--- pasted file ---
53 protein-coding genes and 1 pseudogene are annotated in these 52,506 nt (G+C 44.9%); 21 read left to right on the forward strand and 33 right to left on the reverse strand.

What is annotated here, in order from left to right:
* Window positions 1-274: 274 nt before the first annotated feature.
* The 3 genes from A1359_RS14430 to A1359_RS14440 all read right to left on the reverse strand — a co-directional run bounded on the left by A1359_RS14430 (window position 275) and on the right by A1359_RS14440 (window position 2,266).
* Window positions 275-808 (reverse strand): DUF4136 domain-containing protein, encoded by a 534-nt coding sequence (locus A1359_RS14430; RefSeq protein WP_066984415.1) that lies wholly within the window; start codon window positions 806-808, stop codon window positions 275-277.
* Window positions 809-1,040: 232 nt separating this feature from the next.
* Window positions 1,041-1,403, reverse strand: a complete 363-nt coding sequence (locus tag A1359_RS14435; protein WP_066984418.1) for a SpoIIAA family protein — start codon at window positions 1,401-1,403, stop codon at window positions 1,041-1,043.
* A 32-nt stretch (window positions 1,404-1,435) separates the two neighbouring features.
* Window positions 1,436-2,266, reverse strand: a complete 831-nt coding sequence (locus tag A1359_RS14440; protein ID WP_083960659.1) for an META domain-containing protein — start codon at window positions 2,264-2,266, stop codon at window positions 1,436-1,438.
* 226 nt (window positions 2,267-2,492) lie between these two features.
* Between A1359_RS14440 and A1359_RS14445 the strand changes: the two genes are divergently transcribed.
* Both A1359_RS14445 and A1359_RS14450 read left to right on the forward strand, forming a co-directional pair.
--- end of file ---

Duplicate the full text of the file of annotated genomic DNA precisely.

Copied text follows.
53 protein-coding genes and 1 pseudogene are annotated in these 52,506 nt (G+C 44.9%); 21 read left to right on the forward strand and 33 right to left on the reverse strand.

What is annotated here, in order from left to right:
* Window positions 1-274: 274 nt before the first annotated feature.
* The 3 genes from A1359_RS14430 to A1359_RS14440 all read right to left on the reverse strand — a co-directional run bounded on the left by A1359_RS14430 (window position 275) and on the right by A1359_RS14440 (window position 2,266).
* Window positions 275-808 (reverse strand): DUF4136 domain-containing protein, encoded by a 534-nt coding sequence (locus A1359_RS14430; RefSeq protein WP_066984415.1) that lies wholly within the window; start codon window positions 806-808, stop codon window positions 275-277.
* Window positions 809-1,040: 232 nt separating this feature from the next.
* Window positions 1,041-1,403, reverse strand: a complete 363-nt coding sequence (locus tag A1359_RS14435; protein WP_066984418.1) for a SpoIIAA family protein — start codon at window positions 1,401-1,403, stop codon at window positions 1,041-1,043.
* A 32-nt stretch (window positions 1,404-1,435) separates the two neighbouring features.
* Window positions 1,436-2,266, reverse strand: a complete 831-nt coding sequence (locus tag A1359_RS14440; protein ID WP_083960659.1) for an META domain-containing protein — start codon at window positions 2,264-2,266, stop codon at window positions 1,436-1,438.
* 226 nt (window positions 2,267-2,492) lie between these two features.
* Between A1359_RS14440 and A1359_RS14445 the strand changes: the two genes are divergently transcribed.
* Both A1359_RS14445 and A1359_RS14450 read left to right on the forward strand, forming a co-directional pair.